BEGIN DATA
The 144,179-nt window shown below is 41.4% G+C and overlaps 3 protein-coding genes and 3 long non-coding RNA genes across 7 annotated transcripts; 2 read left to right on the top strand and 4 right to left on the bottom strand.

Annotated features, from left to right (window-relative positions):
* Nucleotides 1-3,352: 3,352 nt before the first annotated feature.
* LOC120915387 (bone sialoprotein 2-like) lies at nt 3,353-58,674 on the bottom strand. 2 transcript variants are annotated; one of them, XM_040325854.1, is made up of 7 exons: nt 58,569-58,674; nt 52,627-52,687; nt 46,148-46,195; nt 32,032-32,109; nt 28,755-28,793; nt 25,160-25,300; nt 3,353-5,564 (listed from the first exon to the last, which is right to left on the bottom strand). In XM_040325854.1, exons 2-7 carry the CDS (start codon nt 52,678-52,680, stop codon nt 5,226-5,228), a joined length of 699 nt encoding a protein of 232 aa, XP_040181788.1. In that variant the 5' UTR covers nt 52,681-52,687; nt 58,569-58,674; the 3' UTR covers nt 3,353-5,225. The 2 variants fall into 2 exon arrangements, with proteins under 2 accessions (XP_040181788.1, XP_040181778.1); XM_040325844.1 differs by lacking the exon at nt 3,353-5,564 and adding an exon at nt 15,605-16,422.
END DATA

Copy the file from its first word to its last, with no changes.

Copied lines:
The 144,179-nt window shown below is 41.4% G+C and overlaps 3 protein-coding genes and 3 long non-coding RNA genes across 7 annotated transcripts; 2 read left to right on the top strand and 4 right to left on the bottom strand.

Annotated features, from left to right (window-relative positions):
* Nucleotides 1-3,352: 3,352 nt before the first annotated feature.
* LOC120915387 (bone sialoprotein 2-like) lies at nt 3,353-58,674 on the bottom strand. 2 transcript variants are annotated; one of them, XM_040325854.1, is made up of 7 exons: nt 58,569-58,674; nt 52,627-52,687; nt 46,148-46,195; nt 32,032-32,109; nt 28,755-28,793; nt 25,160-25,300; nt 3,353-5,564 (listed from the first exon to the last, which is right to left on the bottom strand). In XM_040325854.1, exons 2-7 carry the CDS (start codon nt 52,678-52,680, stop codon nt 5,226-5,228), a joined length of 699 nt encoding a protein of 232 aa, XP_040181788.1. In that variant the 5' UTR covers nt 52,681-52,687; nt 58,569-58,674; the 3' UTR covers nt 3,353-5,225. The 2 variants fall into 2 exon arrangements, with proteins under 2 accessions (XP_040181788.1, XP_040181778.1); XM_040325844.1 differs by lacking the exon at nt 3,353-5,564 and adding an exon at nt 15,605-16,422.